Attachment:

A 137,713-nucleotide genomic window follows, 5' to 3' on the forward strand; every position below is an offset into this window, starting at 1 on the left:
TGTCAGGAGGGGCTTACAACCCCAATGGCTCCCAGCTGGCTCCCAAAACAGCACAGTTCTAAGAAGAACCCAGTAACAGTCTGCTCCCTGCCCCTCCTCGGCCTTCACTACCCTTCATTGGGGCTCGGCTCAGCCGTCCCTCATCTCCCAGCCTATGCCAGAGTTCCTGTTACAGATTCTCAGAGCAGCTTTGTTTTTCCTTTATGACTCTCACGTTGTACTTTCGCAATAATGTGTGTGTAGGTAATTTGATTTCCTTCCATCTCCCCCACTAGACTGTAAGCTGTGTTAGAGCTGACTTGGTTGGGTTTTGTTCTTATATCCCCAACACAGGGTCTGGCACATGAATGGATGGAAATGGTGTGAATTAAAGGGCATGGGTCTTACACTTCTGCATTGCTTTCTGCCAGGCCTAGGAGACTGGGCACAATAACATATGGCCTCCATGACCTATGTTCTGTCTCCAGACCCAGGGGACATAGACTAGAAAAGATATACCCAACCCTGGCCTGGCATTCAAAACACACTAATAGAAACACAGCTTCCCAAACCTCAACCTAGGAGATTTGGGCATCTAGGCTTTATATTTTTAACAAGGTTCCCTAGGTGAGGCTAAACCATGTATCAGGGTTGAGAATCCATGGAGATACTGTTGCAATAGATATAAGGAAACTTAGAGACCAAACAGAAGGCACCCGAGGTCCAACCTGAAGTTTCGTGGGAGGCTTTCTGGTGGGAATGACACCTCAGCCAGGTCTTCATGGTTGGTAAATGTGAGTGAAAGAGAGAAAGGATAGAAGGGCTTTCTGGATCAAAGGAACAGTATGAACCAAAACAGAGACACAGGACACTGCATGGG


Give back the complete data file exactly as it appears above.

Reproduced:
A 137,713-nucleotide genomic window follows, 5' to 3' on the forward strand; every position below is an offset into this window, starting at 1 on the left:
TGTCAGGAGGGGCTTACAACCCCAATGGCTCCCAGCTGGCTCCCAAAACAGCACAGTTCTAAGAAGAACCCAGTAACAGTCTGCTCCCTGCCCCTCCTCGGCCTTCACTACCCTTCATTGGGGCTCGGCTCAGCCGTCCCTCATCTCCCAGCCTATGCCAGAGTTCCTGTTACAGATTCTCAGAGCAGCTTTGTTTTTCCTTTATGACTCTCACGTTGTACTTTCGCAATAATGTGTGTGTAGGTAATTTGATTTCCTTCCATCTCCCCCACTAGACTGTAAGCTGTGTTAGAGCTGACTTGGTTGGGTTTTGTTCTTATATCCCCAACACAGGGTCTGGCACATGAATGGATGGAAATGGTGTGAATTAAAGGGCATGGGTCTTACACTTCTGCATTGCTTTCTGCCAGGCCTAGGAGACTGGGCACAATAACATATGGCCTCCATGACCTATGTTCTGTCTCCAGACCCAGGGGACATAGACTAGAAAAGATATACCCAACCCTGGCCTGGCATTCAAAACACACTAATAGAAACACAGCTTCCCAAACCTCAACCTAGGAGATTTGGGCATCTAGGCTTTATATTTTTAACAAGGTTCCCTAGGTGAGGCTAAACCATGTATCAGGGTTGAGAATCCATGGAGATACTGTTGCAATAGATATAAGGAAACTTAGAGACCAAACAGAAGGCACCCGAGGTCCAACCTGAAGTTTCGTGGGAGGCTTTCTGGTGGGAATGACACCTCAGCCAGGTCTTCATGGTTGGTAAATGTGAGTGAAAGAGAGAAAGGATAGAAGGGCTTTCTGGATCAAAGGAACAGTATGAACCAAAACAGAGACACAGGACACTGCATGGG